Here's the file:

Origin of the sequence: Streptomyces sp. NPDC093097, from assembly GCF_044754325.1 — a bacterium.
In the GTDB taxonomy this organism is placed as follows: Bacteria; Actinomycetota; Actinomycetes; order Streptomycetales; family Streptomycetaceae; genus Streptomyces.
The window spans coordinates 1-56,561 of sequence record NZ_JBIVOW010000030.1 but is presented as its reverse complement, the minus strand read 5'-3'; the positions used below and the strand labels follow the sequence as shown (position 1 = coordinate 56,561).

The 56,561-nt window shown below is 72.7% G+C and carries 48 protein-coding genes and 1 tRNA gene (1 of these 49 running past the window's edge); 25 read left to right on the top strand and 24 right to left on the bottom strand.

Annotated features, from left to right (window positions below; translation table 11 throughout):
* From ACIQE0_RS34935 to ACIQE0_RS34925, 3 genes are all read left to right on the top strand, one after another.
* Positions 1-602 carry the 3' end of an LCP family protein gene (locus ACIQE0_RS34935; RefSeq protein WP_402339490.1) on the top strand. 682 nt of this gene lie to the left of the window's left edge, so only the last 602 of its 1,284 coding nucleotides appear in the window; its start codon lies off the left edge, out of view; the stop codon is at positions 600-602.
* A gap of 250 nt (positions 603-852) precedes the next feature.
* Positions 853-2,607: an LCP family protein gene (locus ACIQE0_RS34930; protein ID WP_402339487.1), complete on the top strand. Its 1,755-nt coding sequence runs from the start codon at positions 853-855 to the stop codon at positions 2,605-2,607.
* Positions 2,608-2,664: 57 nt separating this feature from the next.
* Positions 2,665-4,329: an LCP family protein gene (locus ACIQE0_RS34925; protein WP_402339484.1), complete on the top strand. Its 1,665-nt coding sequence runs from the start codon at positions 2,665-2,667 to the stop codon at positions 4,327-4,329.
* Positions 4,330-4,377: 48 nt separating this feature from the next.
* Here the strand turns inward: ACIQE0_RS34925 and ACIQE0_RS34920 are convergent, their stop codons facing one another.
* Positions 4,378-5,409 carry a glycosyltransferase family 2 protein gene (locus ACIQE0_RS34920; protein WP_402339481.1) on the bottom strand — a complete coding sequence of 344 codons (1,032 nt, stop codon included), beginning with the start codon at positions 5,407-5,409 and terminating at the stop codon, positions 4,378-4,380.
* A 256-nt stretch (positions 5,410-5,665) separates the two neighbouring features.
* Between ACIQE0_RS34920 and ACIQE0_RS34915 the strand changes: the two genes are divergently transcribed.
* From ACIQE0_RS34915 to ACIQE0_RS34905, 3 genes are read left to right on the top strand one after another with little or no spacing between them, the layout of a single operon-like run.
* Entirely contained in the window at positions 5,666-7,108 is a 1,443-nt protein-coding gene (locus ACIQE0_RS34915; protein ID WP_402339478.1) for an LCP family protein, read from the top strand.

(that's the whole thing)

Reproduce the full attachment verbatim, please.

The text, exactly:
Origin of the sequence: Streptomyces sp. NPDC093097, from assembly GCF_044754325.1 — a bacterium.
In the GTDB taxonomy this organism is placed as follows: Bacteria; Actinomycetota; Actinomycetes; order Streptomycetales; family Streptomycetaceae; genus Streptomyces.
The window spans coordinates 1-56,561 of sequence record NZ_JBIVOW010000030.1 but is presented as its reverse complement, the minus strand read 5'-3'; the positions used below and the strand labels follow the sequence as shown (position 1 = coordinate 56,561).

The 56,561-nt window shown below is 72.7% G+C and carries 48 protein-coding genes and 1 tRNA gene (1 of these 49 running past the window's edge); 25 read left to right on the top strand and 24 right to left on the bottom strand.

Annotated features, from left to right (window positions below; translation table 11 throughout):
* From ACIQE0_RS34935 to ACIQE0_RS34925, 3 genes are all read left to right on the top strand, one after another.
* Positions 1-602 carry the 3' end of an LCP family protein gene (locus ACIQE0_RS34935; RefSeq protein WP_402339490.1) on the top strand. 682 nt of this gene lie to the left of the window's left edge, so only the last 602 of its 1,284 coding nucleotides appear in the window; its start codon lies off the left edge, out of view; the stop codon is at positions 600-602.
* A gap of 250 nt (positions 603-852) precedes the next feature.
* Positions 853-2,607: an LCP family protein gene (locus ACIQE0_RS34930; protein ID WP_402339487.1), complete on the top strand. Its 1,755-nt coding sequence runs from the start codon at positions 853-855 to the stop codon at positions 2,605-2,607.
* Positions 2,608-2,664: 57 nt separating this feature from the next.
* Positions 2,665-4,329: an LCP family protein gene (locus ACIQE0_RS34925; protein WP_402339484.1), complete on the top strand. Its 1,665-nt coding sequence runs from the start codon at positions 2,665-2,667 to the stop codon at positions 4,327-4,329.
* Positions 4,330-4,377: 48 nt separating this feature from the next.
* Here the strand turns inward: ACIQE0_RS34925 and ACIQE0_RS34920 are convergent, their stop codons facing one another.
* Positions 4,378-5,409 carry a glycosyltransferase family 2 protein gene (locus ACIQE0_RS34920; protein WP_402339481.1) on the bottom strand — a complete coding sequence of 344 codons (1,032 nt, stop codon included), beginning with the start codon at positions 5,407-5,409 and terminating at the stop codon, positions 4,378-4,380.
* A 256-nt stretch (positions 5,410-5,665) separates the two neighbouring features.
* Between ACIQE0_RS34920 and ACIQE0_RS34915 the strand changes: the two genes are divergently transcribed.
* From ACIQE0_RS34915 to ACIQE0_RS34905, 3 genes are read left to right on the top strand one after another with little or no spacing between them, the layout of a single operon-like run.
* Entirely contained in the window at positions 5,666-7,108 is a 1,443-nt protein-coding gene (locus ACIQE0_RS34915; protein ID WP_402339478.1) for an LCP family protein, read from the top strand.